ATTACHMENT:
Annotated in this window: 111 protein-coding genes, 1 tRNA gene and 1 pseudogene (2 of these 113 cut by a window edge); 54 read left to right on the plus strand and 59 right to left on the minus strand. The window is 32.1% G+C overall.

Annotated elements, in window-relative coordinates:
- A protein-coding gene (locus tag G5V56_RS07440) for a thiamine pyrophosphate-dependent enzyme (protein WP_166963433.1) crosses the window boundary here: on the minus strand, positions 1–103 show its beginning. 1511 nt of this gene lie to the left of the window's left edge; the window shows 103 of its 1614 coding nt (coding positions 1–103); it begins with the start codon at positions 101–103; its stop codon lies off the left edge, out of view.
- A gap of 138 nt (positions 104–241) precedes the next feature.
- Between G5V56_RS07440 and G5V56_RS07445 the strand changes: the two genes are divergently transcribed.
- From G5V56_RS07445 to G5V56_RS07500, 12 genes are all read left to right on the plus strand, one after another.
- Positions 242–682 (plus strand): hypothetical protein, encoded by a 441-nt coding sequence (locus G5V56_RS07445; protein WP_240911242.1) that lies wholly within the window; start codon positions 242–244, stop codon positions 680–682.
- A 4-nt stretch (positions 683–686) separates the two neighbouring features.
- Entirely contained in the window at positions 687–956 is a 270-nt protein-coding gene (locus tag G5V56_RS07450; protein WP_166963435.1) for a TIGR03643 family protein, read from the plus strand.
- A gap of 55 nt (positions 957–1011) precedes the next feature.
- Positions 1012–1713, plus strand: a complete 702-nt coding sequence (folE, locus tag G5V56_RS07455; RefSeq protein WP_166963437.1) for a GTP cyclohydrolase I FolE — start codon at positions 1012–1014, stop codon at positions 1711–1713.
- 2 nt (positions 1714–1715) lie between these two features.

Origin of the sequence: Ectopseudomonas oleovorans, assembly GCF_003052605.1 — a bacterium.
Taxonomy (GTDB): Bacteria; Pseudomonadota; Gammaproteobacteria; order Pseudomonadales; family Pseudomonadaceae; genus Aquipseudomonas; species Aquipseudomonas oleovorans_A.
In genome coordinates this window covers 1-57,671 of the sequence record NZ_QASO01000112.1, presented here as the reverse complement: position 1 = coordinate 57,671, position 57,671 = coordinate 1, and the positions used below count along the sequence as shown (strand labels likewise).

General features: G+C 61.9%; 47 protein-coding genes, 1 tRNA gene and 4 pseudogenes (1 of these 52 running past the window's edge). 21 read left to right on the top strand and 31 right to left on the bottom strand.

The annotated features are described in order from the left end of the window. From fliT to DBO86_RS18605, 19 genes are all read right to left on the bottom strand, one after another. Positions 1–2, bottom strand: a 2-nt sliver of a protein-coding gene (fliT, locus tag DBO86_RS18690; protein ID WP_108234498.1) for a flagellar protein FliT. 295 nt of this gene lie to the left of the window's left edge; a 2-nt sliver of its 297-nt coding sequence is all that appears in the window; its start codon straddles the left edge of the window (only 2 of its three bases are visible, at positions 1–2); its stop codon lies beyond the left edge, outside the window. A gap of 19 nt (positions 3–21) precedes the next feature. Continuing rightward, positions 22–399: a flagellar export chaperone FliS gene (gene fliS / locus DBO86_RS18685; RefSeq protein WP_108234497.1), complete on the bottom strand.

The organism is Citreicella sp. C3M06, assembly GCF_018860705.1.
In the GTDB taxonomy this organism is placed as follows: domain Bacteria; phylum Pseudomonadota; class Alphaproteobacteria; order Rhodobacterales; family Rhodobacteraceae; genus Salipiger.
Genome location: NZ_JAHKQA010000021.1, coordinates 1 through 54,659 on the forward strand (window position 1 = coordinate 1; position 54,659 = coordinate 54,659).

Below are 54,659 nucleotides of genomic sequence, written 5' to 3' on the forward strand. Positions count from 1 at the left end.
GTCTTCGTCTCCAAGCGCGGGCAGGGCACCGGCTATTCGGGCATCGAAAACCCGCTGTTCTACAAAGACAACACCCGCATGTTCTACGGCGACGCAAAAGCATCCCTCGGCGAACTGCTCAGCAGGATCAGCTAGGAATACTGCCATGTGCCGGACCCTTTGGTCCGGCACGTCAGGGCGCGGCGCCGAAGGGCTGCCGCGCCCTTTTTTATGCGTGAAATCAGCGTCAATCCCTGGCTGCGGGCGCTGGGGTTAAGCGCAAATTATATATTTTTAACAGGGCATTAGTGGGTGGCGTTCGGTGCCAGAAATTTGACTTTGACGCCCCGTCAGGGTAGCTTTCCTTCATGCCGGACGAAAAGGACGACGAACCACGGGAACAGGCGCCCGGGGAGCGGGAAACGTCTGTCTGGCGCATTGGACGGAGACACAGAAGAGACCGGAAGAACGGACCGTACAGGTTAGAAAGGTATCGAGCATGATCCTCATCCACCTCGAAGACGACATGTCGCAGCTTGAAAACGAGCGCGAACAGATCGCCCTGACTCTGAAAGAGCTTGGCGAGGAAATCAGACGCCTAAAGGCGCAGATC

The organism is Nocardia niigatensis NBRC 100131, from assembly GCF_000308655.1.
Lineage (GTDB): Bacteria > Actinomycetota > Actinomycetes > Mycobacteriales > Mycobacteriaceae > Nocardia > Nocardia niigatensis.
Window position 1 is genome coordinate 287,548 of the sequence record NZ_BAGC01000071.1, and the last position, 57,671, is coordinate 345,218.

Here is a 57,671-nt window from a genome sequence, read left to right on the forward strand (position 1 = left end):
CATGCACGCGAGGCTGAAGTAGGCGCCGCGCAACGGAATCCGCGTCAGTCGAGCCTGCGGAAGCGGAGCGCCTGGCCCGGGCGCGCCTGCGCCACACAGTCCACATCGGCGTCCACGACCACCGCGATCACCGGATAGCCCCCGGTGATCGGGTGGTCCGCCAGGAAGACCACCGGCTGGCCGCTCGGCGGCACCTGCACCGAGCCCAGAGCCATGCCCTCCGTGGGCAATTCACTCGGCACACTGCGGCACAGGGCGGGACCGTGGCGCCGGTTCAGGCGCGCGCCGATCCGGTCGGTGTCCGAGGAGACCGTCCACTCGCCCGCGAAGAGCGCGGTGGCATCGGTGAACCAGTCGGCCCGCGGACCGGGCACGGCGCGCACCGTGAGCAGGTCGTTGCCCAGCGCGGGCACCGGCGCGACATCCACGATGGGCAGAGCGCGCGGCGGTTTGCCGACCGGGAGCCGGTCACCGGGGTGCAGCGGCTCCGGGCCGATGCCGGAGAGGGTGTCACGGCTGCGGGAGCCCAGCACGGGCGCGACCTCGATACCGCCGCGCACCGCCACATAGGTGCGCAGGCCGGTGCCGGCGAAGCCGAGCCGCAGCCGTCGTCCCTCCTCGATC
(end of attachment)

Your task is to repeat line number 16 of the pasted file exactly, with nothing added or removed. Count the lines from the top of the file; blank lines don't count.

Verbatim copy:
General features: G+C 61.9%; 47 protein-coding genes, 1 tRNA gene and 4 pseudogenes (1 of these 52 running past the window's edge). 21 read left to right on the top strand and 31 right to left on the bottom strand.